Blue Campaign Launch: A U.S. Commitment To Combating Modern Slavery

Posted by DipNote Bloggers
July 23, 2010

To report a case of human trafficking, call: 1-888-373-7888.

The Obama Administration is committed to a "whole of government" approach to combating modern slavery. As part of this approach, the U.S. Department of Homeland Security is launching the Blue Campaign, an effort to raise awareness and fuel actions against modern slavery. The campaign name references the global anti-human trafficking symbols the "Blue Heart" and the "Blue Blindfold," as well as the "thin blue line" of law enforcement.

Secretary Janet Napolitano said, "The battle against human trafficking is a shared responsibility involving the Department's federal, state, local and tribal law enforcement partners, non-profit and non-governmental organizations, governments around the world and communities across the nation. With the Blue Campaign, we seek to shine a light on a crime that thrives in the shadows, bring traffickers to justice, and assist victims in communities across the nation."

Through the Blue Campaign, you can call 1-888-373-7888 to report a situation of modern slavery. For more information about modern slavery, please visit www.state.gov/g/tip/ or www.dhs.gov/humantrafficking.

Click here to read the Blue Campaign fact sheet.

Press Release: Secretary Napolitano Launches First-Of-Its-Kind Campaign to Combat Human Trafficking

Comments

Comments

Eric
|
New Mexico, USA
July 23, 2010

Eric in New Mexico writes:

Well, if I were to recruit "eyes and ears" to combat this, I'd pay the street kids to keep lookout.

It'll help keep them fed and hopefully they too will find a place to call home. But that's mostly their decision.

Thing is, you have to go to them, where they hang out...

and when you do, don't be wearing a suit.

As it preferably be be outreach by those who know homelessness inside-out themselves.

You network your taxpayer dollar off and you'll put a big dent in this problem.

OysterCracker
|
United States
July 23, 2010

O.C. in U.S.A. writes:

I'm glad this is finally getting a lot of attention especially now since some employees in DOD are being investigated. This is really a scourge. Women and girls suffer so much at the hands of men who subjugate and use women and children. Time to clean out the swamp in Washington because America can't raise the banner of hope, freedom and justice while simultaneously exploiting its weakest citizens. This is abominable.

OysterCracker
|
United States
July 23, 2010

O.C. in USA writes:

In efforts to curtail human trafficking, more emphasis needs to be placed on who is coming in and leaving our country. I hate to think of all the criminals that have gotten away because of inadequate face recognition systems, passport, visa control. Alot could be improved on these ends like real, not fake training for TSA on passport, visa verification. There should be critical oversight of these agencies. Where can improvements be made? where are the gaps? I recently was at LAX and a woman was trying to get her mother to deliver a letter in Iran. There was no visible security present. I told the Emirates staff who did nothing, I told TSA luggage handlers who did nothing, I called 911 who called airport security who did nothing. This is the kind of stupididty that continues at these agencies. No agency should be free from scrutiny if our goal is to protect our Homeland from both people who already reside here or people trying to leave. Everyone should be scrutinized and everything should be checked with a fine tooth comb. This is the level of attention to detail we need in these agencies. Interpol recently caught several traffickers by advertizing on the internet. Well Duhhhhhhhhh! Why has it taken so long to use this type of free advertising? If the government can't get the job done then get help from Americans who can get the job done. But the agencies can't be stupid about it.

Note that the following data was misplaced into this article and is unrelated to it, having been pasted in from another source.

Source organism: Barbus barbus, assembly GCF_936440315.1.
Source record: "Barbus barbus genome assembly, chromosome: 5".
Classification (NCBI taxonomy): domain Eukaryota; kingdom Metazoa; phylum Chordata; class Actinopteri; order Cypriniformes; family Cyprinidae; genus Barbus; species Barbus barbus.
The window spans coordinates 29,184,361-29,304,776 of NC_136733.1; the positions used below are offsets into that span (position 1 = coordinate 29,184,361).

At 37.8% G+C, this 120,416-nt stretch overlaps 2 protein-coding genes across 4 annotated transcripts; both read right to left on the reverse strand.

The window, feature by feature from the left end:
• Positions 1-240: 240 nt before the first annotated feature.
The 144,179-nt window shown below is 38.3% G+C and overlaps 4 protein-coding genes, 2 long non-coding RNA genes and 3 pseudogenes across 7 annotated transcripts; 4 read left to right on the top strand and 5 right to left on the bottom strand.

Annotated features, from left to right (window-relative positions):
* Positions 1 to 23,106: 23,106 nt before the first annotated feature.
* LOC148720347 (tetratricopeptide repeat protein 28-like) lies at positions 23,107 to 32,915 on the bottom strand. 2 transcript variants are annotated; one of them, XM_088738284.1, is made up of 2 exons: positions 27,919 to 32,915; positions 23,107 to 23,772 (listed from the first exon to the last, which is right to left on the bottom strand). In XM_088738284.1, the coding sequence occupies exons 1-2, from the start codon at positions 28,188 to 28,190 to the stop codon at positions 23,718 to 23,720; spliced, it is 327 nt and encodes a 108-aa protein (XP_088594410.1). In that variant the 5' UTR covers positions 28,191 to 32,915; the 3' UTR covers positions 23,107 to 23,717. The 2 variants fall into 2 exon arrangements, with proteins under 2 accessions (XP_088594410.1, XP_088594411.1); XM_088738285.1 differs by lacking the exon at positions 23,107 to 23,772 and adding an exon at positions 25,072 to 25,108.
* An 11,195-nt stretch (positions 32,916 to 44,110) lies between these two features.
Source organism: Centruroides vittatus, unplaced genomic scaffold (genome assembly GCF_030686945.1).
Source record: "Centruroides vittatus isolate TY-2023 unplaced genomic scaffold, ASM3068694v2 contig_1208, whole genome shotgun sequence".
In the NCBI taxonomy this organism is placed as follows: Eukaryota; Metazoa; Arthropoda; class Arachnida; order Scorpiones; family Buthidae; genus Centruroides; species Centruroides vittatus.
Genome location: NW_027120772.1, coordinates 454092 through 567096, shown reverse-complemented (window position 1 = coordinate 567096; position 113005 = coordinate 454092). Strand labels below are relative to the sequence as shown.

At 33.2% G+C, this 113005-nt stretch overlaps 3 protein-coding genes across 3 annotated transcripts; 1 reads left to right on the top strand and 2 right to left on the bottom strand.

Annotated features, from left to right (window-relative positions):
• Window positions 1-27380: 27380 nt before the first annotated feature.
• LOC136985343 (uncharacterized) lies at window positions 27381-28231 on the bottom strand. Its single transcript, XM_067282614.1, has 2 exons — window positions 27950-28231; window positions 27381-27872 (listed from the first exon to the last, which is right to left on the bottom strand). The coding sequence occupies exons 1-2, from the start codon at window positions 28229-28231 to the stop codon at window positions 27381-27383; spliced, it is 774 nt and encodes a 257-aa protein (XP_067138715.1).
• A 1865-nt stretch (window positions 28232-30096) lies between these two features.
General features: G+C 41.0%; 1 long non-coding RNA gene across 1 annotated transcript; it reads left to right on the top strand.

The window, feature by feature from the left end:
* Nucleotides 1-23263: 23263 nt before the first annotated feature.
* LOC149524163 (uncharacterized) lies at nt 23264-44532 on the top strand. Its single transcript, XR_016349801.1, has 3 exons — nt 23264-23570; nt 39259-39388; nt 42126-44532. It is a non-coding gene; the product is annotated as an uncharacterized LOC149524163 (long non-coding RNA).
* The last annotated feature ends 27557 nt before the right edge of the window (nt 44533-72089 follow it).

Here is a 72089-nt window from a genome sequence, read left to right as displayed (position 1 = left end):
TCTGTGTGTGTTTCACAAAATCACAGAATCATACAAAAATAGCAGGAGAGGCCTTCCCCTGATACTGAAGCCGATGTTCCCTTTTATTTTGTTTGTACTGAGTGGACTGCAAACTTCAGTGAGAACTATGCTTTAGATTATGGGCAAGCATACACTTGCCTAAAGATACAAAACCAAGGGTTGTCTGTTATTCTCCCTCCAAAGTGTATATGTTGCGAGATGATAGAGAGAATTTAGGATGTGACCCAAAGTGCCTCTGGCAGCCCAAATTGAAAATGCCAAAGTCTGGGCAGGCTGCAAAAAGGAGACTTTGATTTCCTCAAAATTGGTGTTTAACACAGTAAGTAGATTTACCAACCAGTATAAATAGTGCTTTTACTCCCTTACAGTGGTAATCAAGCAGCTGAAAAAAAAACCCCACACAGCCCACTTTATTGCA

Christine W.
|
Florida, USA
July 23, 2010

Christine W. in Florida writes:

Slaver was wrong then and is wrong now, I agree that everyone should be treated as equal.

Ron
|
New York, USA
July 23, 2010

Ron in New York writes:

Human Trafficking: Supply and Demand

How did we get from drugs to arms to human trafficking? Globalized Privatization....Humans as Commodity....oldest trade (humans for sale for sex)....

End the supply by taking down all traffickers regardless of product (Drugs, arms,organs,flora, fauna...) jail these people...take their assets....fund alternatives for the targeted; so they can lead decent lives.....Also: sting the buyers and put them away.....get busy.

OysterCracker
|
United States
July 26, 2010

O.C. in the U.S.A. writes:

State Department should exert more pressure and effort on law enforcement to find and arrest criminals and foreign fugitives who are living the good life in California unless they've already moved on. These people are living a carefree life because their is no intense advertizing for them. Their faces should be displayed constantly on t.v. and google until they're caught. They have the best resources available to them and they don't use them. I wonder why? Does America protect certain mafia criminals? There are or were two Swiss Interpol fugitives living in Los Angeles. Why is there no massive advertising campaign to catch them? If you make a concerted effort to find these people you will and the American public will help if you actually want to catch them.

.

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